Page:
How in the world do you get just an element at index i from the List in scala?

I tried get(i), and [i] - nothing works. Googling only returns how to "find" an element in the list. But I already know the index of the element!

Here is the code that does not compile:

def buildTree(data: List[Data2D]):Node ={
  if(data.length == 1){
      var point:Data2D = data[0]  //Nope - does not work
  return null

Looking at the List api does not help, as my eyes just cross.

  • 2
    Well well, it seems like data.head worked... But still that only gives me first element, not any one in the list. Commented Feb 13, 2011 at 0:53
  • Use the Seq traits apply(index) if you are sure the index is not out of bounds. scala-lang.org/api/current/…
    – Beezer
    Commented Jun 23, 2016 at 19:10
  • data.drop(i).head works for accessing i-th element
    – Vinay
    Commented Apr 16, 2017 at 3:54
  • @Vinay That is a costly operation. So one should avoid "drop(i).head". Commented Oct 3, 2017 at 5:53

4 Answers 4


Use parentheses:


But you don't really want to do that with lists very often, since linked lists take time to traverse. If you want to index into a collection, use Vector (immutable) or ArrayBuffer (mutable) or possibly Array (which is just a Java array, except again you index into it with (i) instead of [i]).

  • 1
    Basically I'm looking for something like ArrayList in java. I guess immutable would be fine too. Commented Feb 13, 2011 at 1:00
  • 2
    ArrayBuffer works like ArrayList. Vector works like an immutable ArrayList--you can read, but you can't write without creating a new one.
    – Rex Kerr
    Commented Feb 13, 2011 at 1:05
  • How about a subList? For example in java I do "data.subList(0, index)". Commented Feb 13, 2011 at 2:27
  • Nevermind, I got it - it's "slice"! Can I convert ArrayBuffer to Vector? Or is there a more generic type I can return from methods? For example in Java I would return List interface. Commented Feb 13, 2011 at 3:31
  • 1
    You can convert ArrayBuffer to an IndexedSeq using .toIndexedSeq; IndexedSeq is the more generic type. (In this case it actually turns out to be implemented as a Vector.) IndexedSeq is the supertype of collections that are reasonable to index into. Also, note that you could do Vector() ++ myArrayBuffer, which will work for almost any collection (on either side). ++ builds a new collection from the two you specify, preserving the type of the one on the left. Vector() is the empty vector, so it would produce what you want.
    – Rex Kerr
    Commented Feb 13, 2011 at 3:36

Safer is to use lift so you can extract the value if it exists and fail gracefully if it does not.


This will return None if the list isn't long enough to provide that element, and Some(value) if it is.

scala> val l = List("a", "b", "c")
scala> l.lift(1)
scala> l.lift(5)

Whenever you're performing an operation that may fail in this way it's great to use an Option and get the type system to help make sure you are handling the case where the element doesn't exist.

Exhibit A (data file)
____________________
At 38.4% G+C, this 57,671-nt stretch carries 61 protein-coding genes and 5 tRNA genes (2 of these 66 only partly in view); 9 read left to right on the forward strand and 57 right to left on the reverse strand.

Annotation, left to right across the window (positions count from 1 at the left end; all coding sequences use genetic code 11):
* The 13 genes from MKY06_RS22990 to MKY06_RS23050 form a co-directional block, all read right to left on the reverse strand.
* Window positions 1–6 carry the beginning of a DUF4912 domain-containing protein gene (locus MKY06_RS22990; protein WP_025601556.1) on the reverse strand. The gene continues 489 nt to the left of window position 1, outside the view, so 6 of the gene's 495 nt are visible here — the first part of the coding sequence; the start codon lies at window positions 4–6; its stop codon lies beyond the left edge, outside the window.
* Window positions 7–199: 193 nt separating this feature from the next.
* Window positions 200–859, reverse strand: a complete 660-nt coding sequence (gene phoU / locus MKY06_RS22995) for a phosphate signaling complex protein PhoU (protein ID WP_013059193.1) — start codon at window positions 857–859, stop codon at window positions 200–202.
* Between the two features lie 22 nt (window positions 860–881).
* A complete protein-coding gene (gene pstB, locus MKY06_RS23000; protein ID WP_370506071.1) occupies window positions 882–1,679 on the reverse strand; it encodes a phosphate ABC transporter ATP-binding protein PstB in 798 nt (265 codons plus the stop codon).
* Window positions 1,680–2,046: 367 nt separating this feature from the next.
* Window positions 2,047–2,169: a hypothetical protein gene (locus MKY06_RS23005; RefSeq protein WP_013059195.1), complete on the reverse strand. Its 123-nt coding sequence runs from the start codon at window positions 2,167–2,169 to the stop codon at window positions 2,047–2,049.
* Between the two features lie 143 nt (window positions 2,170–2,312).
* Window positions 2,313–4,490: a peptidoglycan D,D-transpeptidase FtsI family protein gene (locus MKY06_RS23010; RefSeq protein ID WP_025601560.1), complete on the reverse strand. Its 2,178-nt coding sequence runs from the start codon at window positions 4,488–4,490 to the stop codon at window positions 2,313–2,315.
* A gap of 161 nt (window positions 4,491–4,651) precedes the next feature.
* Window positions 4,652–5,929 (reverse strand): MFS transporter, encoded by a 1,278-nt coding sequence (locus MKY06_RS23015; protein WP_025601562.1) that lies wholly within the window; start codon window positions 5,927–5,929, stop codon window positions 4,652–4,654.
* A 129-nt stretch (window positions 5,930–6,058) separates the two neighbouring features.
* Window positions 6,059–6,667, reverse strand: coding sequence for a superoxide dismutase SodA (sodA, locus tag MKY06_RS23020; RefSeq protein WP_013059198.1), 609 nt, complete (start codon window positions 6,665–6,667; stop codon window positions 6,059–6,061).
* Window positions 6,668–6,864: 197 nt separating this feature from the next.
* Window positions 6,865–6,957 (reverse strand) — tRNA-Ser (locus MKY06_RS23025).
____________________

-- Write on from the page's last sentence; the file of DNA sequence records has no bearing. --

This works because List's apply (which sugars to just parentheses, e.g. l(index)) is like a partial function that is defined wherever the list has an element. The List.lift method turns the partial apply function (a function that is only defined for some inputs) into a normal function (defined for any input) by basically wrapping the result in an Option.

  • 17
    Lift is beautiful. I can avoid arrayIndexOutOfBound errors, without checking size of array.. Commented Mar 27, 2017 at 6:09
  • 2
    The opposite of a "partial" function (only defined for some input, not all) is a "total" function (defined for all input). What you call a "normal" function is technically called a "total" function. The inferred apply as in l(1) [which is really just shorthand for l.apply(1)] in your example is a partial function. The function l.lift(1) is a total function. Wrapping any partial function in an Option (or Try or Either) makes it a total function. Commented Aug 23, 2020 at 20:37

Why parentheses?

Here is the quote from the book programming in scala.

Another important idea illustrated by this example will give you insight into why arrays are accessed with parentheses in Scala. Scala has fewer special cases than Java. Arrays are simply instances of classes like any other class in Scala. When you apply parentheses surrounding one or more values to a variable, Scala will transform the code into an invocation of a method named apply on that variable. So greetStrings(i) gets transformed into greetStrings.apply(i). Thus accessing an element of an array in Scala is simply a method call like any other. This principle is not restricted to arrays: any application of an object to some arguments in parentheses will be transformed to an apply method call. Of course this will compile only if that type of object actually defines an apply method. So it's not a special case; it's a general rule.

Here are a few examples how to pull certain element (first elem in this case) using functional programming style.

  // Create a multdimension Array 
  scala> val a = Array.ofDim[String](2, 3)
  a: Array[Array[String]] = Array(Array(null, null, null), Array(null, null, null))
  scala> a(0) = Array("1","2","3")
  scala> a(1) = Array("4", "5", "6")
  scala> a
  Array[Array[String]] = Array(Array(1, 2, 3), Array(4, 5, 6))

  // 1. paratheses
  scala> a.map(_(0))
  Array[String] = Array(1, 4)
  // 2. apply
  scala> a.map(_.apply(0))
  Array[String] = Array(1, 4)
  // 3. function literal
  scala> a.map(a => a(0))
  Array[String] = Array(1, 4)
  // 4. lift
  scala> a.map(_.lift(0))
  Array[Option[String]] = Array(Some(1), Some(4))
  // 5. head or last 
  scala> a.map(_.head)
  Array[String] = Array(1, 4)

Please use parentheses () to access the list of elements, as shown below.


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